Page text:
The last time anyone saw Tua Tagovailoa on a football field, he was leaving it after suffering what turned out to be a season-ending hip injury last November.
Five months later, Tagovailoa took to the field again. And, yeah sure, it’s just the practice field, but every great comeback story comes with a humble beginning. Tagovailoa is no different.
Check it out:
— Ian Rapoport (@RapSheet) April 10, 2020
NFL Network insider Ian Rapoport shared the footage, which has been circling around league reporter circles since ESPN’s Chris Mortensen shared seven tweets featuring Tagovailoa’s workout.
But isn’t it nice to have it all in one convenient package?
As for Tagovailoa’s virtual Pro Day, Rapoport tweets that the footage was cut up from an hour-long workout session that took place in front of fewer than 10 people.
Hey, good on Tua and his representatives for following COVID-19 social distancing codes. Way to show some good decision-making and leadership, kid.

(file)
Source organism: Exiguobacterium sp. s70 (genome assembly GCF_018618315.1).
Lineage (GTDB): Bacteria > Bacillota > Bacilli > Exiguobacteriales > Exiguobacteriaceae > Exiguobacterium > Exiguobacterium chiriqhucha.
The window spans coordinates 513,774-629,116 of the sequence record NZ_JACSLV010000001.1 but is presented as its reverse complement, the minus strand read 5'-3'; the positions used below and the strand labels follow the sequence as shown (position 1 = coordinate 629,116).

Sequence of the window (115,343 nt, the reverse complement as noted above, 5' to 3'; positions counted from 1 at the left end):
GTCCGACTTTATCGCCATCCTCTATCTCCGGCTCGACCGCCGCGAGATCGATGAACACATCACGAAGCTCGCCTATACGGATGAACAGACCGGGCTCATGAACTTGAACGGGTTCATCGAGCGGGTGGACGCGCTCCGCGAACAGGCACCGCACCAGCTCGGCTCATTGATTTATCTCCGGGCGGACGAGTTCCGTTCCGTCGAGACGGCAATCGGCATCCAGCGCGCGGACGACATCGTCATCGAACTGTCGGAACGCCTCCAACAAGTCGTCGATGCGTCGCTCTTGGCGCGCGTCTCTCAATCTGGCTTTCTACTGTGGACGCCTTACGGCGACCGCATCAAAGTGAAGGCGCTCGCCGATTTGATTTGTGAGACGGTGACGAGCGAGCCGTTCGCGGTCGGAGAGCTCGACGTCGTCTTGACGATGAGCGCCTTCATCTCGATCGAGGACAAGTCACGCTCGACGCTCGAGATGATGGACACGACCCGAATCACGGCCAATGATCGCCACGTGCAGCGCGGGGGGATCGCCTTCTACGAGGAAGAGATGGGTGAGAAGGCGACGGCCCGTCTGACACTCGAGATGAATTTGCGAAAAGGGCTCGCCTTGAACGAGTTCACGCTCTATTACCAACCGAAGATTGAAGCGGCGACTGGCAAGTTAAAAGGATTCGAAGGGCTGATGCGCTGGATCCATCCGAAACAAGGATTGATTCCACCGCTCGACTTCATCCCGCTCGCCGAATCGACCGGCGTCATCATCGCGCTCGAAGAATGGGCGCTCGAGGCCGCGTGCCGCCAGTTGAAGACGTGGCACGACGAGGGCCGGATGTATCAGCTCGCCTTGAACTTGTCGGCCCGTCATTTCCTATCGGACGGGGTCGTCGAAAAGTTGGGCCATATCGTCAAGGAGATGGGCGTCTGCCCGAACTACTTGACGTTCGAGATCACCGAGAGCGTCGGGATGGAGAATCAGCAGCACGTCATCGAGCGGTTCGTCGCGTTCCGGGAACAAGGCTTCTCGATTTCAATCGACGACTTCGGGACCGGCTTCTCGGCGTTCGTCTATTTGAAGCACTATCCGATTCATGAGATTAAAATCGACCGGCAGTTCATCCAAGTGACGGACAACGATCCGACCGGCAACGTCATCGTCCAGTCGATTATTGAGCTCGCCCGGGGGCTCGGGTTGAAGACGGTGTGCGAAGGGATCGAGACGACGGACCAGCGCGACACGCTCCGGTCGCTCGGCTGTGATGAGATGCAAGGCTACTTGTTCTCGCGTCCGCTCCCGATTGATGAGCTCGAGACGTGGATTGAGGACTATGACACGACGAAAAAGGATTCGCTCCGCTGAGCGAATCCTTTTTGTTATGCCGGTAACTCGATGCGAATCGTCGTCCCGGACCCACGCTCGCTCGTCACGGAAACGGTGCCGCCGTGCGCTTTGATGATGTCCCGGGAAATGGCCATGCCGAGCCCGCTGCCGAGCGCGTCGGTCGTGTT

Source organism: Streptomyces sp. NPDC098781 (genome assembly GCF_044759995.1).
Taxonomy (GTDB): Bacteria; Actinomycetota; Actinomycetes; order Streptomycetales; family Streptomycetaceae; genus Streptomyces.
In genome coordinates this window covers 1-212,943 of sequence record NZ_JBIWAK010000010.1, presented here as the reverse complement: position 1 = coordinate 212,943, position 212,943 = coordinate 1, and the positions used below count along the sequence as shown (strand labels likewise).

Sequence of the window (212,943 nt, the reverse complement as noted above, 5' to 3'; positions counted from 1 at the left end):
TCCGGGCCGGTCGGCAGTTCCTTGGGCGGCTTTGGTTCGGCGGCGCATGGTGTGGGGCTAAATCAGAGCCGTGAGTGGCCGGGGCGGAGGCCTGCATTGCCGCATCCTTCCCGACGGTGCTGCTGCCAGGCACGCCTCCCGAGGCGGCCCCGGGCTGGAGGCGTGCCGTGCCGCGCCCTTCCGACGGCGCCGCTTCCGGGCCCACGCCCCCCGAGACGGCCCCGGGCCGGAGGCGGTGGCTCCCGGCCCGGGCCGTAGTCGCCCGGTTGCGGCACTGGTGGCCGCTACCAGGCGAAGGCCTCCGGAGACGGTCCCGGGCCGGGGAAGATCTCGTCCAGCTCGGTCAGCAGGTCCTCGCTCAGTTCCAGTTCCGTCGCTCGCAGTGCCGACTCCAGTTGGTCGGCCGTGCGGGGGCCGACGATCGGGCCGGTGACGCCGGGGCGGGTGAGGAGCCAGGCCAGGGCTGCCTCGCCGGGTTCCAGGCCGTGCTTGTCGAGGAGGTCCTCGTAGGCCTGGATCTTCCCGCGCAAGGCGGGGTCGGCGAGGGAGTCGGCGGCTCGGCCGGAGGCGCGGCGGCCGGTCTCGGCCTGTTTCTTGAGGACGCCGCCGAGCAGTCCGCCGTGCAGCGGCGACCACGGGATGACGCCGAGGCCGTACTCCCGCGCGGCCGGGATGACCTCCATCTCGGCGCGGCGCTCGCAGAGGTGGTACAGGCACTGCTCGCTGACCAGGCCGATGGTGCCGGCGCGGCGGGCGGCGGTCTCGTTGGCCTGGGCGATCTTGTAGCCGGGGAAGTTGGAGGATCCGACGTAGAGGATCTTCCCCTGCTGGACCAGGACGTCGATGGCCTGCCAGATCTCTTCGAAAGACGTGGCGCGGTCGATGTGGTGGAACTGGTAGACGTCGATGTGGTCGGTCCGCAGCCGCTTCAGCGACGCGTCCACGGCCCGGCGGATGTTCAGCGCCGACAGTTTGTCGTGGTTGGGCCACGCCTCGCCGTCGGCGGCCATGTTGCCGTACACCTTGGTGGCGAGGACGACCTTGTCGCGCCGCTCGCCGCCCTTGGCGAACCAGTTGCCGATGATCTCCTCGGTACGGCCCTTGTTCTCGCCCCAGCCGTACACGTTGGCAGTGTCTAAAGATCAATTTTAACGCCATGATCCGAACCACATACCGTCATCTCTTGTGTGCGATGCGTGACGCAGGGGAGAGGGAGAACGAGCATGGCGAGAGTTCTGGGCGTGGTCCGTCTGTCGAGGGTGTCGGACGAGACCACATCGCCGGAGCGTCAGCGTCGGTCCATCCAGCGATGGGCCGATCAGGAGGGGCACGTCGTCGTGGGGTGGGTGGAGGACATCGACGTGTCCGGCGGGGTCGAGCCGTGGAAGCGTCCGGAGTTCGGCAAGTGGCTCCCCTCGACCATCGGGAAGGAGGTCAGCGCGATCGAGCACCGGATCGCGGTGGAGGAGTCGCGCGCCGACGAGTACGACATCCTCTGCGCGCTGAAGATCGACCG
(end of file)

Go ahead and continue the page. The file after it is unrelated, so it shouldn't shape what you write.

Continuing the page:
As for the workout itself, it featured 55 scripted throws and another 20 throws as part of an unscripted drill. All things considered, Tagovailoa looked good in the workout. Then again, plenty of prospects look good throwing in shorts. Then they put the pads on and things get thrown for a loop. But at least we have seen Tagovailoa thrive when the pads are on and in pressure-packed situations.
As for the full Pro Day footage being sent to all 32 NFL teams — sends suggestive looks in the general direction of the Bears — that’s to be expected. But considering the Bears’ long-term needs at the position, and the fact that they have two quarterbacks in place that would allow Tagovailoa to use his rookie year in the league as a red-shirt season to get fully healthy and learn a professional offense, I can easily put together pieces that would suggest Chicago as an ideal fit for a prospect whose stock could drop due to medical red flags.
Should that play out to the point where Tagovailoa drops to the bottom half of the first round, the Bears would be wise to kick the tires and determine the cost of doing business for a trade up in the draft.
Because while I firmly believe the Bears should use one of their two second-round picks to move down and collect more draft assets, I’m willing to budge a little if a top tier quarterback prospect falls down the draft board.